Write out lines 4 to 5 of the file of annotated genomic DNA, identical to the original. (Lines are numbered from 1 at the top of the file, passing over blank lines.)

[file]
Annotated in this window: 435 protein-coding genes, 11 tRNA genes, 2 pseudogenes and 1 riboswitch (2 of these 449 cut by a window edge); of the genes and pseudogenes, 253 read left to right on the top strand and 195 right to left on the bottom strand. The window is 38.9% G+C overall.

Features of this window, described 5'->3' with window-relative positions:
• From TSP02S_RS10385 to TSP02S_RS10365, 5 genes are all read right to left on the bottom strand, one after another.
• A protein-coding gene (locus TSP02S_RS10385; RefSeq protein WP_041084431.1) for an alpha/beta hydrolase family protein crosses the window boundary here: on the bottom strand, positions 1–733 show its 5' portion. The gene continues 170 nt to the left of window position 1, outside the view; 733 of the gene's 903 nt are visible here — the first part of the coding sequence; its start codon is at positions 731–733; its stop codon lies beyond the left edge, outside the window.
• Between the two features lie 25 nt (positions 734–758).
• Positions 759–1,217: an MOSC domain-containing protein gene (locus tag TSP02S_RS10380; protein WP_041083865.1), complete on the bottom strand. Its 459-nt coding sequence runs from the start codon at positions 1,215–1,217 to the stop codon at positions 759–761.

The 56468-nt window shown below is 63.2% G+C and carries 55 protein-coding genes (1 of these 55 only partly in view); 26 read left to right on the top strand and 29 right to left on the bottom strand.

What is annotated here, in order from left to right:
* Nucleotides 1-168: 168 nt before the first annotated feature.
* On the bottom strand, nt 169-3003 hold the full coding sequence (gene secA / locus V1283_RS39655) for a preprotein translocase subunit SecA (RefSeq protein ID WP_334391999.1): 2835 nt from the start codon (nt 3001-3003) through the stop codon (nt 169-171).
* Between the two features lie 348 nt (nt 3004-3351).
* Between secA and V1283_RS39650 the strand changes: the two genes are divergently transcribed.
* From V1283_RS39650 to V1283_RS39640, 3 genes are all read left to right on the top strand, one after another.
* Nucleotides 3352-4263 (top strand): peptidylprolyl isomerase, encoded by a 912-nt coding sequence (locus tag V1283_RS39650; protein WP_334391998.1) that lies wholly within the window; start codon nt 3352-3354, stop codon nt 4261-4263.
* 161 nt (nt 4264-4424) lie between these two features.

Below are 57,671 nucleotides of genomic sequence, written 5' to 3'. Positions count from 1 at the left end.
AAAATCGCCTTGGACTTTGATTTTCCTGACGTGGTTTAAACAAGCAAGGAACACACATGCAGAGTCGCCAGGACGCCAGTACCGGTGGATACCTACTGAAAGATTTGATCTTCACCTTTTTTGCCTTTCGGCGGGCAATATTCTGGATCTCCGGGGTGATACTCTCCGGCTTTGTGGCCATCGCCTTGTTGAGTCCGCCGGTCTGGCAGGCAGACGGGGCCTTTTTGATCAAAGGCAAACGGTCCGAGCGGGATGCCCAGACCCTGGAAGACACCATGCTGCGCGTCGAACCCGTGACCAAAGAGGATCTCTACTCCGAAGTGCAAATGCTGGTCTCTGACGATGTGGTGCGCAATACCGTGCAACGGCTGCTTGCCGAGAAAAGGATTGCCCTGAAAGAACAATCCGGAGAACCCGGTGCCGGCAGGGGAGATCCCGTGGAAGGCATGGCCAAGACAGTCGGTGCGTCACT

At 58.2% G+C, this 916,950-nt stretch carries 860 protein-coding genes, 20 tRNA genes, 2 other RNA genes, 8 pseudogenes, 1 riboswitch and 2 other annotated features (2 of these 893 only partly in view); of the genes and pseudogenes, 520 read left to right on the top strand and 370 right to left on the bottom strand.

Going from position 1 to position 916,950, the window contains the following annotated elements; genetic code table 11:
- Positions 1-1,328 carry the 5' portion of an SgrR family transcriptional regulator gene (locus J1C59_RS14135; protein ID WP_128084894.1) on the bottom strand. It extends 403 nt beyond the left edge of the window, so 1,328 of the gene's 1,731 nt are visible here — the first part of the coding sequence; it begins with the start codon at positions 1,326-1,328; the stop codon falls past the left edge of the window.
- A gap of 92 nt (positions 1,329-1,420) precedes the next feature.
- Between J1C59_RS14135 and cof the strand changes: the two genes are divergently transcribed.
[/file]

• A protein-coding gene (locus TSP02S_RS10385; RefSeq protein WP_041084431.1) for an alpha/beta hydrolase family protein crosses the window boundary here: on the bottom strand, positions 1–733 show its 5' portion. The gene continues 170 nt to the left of window position 1, outside the view; 733 of the gene's 903 nt are visible here — the first part of the coding sequence; its start codon is at positions 731–733; its stop codon lies beyond the left edge, outside the window.
• Between the two features lie 25 nt (positions 734–758).